It's about frickin time. How many times have we all been standing around Heli-base with our fingers up our noses all morning on a large fire, when we could actually be dropping water while the fire is laying low, only to wait until mid/late afternoon when the Temp and RH cross over and the Fire behavior becomes extreme. The Mother Lovin Overhead team finally launches the air show only to find that its near impossible to hold the fire because by now the flames are standing up 100' over the canopy and spotting 100 yds ahead.

 

Kudos to San Diego Fire Dept for giving they're crew the tools and training to actually fight these fires 24/7. They have arguably the best flight crew in North America, the best equipment and obviously the best management team supporting the whole operation. They appear to be setting the standard the rest us in the fire fighting world can only aspire too.

 

Jiggler

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How many times have we all been standing around Heli-base with our fingers up our noses all morning on a large fire, when we could actually be dropping water while the fire is laying low, only to wait until mid/late afternoon when the Temp and RH cross over and the Fire behavior becomes extreme.

 

This has nothing to do with flying at night it seems to me.

 

 

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I know the San Diego guys and you are correct in your statement about the quality of the crews. Top end for sure, however I also know some of the management folks and they are maybe a little iffy. Also those guys are in a horrible PR situation as they are continually trying to find ways of raising money for the program. I would expect this is another way of trying to justify it. Lots of infighting on the management side as they have to deal with all the different agencies down there (San Diego Fire, San Diego Sheriff, USFS, DOI, BLM, CDF)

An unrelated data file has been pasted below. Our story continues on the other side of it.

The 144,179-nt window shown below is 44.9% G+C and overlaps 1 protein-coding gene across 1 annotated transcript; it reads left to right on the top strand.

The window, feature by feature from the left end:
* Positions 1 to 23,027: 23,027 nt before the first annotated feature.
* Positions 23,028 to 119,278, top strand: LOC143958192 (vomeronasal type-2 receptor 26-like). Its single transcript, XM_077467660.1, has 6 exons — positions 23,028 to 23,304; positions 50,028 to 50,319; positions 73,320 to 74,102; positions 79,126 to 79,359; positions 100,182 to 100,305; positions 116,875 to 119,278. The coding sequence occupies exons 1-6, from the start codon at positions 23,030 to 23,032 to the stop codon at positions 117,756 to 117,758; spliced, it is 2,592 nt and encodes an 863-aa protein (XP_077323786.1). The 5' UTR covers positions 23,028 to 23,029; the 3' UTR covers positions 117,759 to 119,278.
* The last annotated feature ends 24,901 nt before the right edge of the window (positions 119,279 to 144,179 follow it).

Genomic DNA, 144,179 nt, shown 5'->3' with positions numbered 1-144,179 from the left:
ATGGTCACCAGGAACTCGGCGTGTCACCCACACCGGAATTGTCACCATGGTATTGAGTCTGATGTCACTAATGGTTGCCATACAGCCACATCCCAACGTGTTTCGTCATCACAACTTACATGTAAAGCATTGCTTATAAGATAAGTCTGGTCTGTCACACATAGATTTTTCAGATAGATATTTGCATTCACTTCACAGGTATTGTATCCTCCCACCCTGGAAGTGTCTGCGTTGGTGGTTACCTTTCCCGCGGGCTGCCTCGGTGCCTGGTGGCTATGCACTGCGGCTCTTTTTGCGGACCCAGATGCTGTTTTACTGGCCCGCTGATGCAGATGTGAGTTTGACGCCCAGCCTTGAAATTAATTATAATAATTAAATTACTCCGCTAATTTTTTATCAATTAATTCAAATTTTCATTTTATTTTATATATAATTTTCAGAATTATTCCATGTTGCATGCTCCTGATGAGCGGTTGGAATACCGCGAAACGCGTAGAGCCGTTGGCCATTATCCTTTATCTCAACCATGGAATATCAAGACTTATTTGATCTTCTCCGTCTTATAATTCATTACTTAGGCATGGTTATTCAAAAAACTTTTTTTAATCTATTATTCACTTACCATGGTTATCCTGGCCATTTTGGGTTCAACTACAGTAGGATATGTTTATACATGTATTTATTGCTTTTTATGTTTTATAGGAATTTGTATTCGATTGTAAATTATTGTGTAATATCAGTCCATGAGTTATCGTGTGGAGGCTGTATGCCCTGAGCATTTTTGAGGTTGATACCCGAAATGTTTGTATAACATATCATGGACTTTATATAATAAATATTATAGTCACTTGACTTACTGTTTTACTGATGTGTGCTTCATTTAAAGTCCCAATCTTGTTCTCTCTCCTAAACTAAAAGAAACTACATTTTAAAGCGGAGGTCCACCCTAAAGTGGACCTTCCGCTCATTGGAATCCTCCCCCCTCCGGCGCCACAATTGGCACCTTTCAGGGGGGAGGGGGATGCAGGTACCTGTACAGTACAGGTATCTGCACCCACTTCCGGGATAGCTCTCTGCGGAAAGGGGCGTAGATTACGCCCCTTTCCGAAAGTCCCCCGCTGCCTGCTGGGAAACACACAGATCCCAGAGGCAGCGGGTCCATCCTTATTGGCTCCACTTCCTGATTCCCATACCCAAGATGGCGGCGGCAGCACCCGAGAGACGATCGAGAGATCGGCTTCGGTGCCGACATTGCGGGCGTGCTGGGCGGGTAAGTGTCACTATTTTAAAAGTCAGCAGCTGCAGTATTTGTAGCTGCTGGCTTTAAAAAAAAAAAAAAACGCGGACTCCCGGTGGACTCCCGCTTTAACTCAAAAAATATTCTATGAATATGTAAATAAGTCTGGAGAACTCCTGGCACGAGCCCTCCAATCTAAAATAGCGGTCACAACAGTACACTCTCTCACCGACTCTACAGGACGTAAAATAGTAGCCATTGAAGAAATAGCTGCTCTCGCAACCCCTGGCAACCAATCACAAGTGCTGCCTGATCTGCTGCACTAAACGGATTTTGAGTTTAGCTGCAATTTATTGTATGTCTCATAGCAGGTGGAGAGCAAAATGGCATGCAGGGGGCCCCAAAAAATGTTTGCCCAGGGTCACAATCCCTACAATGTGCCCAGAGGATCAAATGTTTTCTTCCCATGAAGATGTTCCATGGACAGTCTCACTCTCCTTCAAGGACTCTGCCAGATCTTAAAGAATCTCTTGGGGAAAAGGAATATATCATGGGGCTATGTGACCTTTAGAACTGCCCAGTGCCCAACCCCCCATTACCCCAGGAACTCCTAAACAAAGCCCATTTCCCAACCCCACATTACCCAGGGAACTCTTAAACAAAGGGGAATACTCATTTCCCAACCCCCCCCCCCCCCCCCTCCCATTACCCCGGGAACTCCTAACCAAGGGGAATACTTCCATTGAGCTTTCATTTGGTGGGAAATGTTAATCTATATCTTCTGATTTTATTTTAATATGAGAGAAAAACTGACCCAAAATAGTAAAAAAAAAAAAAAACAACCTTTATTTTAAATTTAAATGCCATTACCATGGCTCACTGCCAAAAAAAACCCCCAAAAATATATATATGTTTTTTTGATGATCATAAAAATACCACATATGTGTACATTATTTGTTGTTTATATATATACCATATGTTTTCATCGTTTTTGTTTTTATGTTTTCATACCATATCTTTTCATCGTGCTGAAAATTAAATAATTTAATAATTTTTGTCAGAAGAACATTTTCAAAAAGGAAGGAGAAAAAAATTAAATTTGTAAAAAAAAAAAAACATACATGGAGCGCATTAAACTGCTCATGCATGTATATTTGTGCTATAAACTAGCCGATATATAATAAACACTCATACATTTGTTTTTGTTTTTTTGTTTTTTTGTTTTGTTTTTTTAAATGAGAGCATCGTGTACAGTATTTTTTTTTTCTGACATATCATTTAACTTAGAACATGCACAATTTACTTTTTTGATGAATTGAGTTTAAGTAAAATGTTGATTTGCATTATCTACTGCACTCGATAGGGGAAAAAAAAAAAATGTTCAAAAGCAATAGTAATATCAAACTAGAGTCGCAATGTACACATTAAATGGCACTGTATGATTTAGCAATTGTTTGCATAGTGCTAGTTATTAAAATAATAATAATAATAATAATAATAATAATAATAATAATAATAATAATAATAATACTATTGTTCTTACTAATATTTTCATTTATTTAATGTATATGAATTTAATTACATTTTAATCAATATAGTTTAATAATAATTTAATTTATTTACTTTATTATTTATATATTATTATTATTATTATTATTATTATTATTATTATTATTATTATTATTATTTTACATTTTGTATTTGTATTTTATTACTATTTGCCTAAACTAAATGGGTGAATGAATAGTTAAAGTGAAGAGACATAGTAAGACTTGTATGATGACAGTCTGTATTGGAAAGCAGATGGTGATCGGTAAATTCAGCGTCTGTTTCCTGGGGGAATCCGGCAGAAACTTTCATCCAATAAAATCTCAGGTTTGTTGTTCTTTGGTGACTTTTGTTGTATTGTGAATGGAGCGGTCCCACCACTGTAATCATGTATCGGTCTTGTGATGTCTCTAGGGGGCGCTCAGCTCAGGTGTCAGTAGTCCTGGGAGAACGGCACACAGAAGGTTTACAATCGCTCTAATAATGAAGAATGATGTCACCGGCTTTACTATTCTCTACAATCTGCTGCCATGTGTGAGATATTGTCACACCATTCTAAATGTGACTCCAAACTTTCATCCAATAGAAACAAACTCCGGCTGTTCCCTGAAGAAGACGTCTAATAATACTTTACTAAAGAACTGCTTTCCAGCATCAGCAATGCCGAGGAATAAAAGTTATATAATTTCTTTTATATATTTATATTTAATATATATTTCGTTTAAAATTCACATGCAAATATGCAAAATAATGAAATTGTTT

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:blink: Whoa there now fellas. Lets not go gettin all crazy and start making decisions that follow some sort of common sense. I mean Jeezus, next thing you know they will want us to start actually puttin these fires out. :blink:

 

All sarcasm aside,

It's about frickin time. How many times have we all been standing around Heli-base with our fingers up our noses all morning on a large fire, when we could actually be dropping water while the fire is laying low, only to wait until mid/late afternoon when the Temp and RH cross over and the Fire behavior becomes extreme. The Mother Lovin Overhead team finally launches the air show only to find that its near impossible to hold the fire because by now the flames are standing up 100' over the canopy and spotting 100 yds ahead.

 

Kudos to San Diego Fire Dept for giving they're crew the tools and training to actually fight these fires 24/7. They have arguably the best flight crew in North America, the best equipment and obviously the best management team supporting the whole operation. They appear to be setting the standard the rest us in the fire fighting world can only aspire too.

 

Jiggler

 

 

 

I totally agree with the concept, with the proper equipment. Anybody who has worked fires knows that they go into a lower state of burning at night, the heat is lower and doesn't burn the chemical

like it does in the daytime temperatures.

 

I believe you are talking IFR equipped heavy machines at the least. I know I wouldn't touch it unless I was sitting in a CH-43 equipped with an external tank for dropping chemical, no bucket as that is what will kill you.

 

This could also work in Canada, drop water during the day another crew drop chemical at night.

 

If you think it is not possible, you are wrong.

 

If most fire districts were serious about putting out fires, all they have to do is use their heads and get the equipment, it's available.

 

I told the OMNR in the early seventies that the only way to get a proper heli-tac crew in was with B204/B205. It was awhile before it was implemented.

 

Incidentally, my first fire I was flying a B47G2 (big bird)

 

Cheers, Don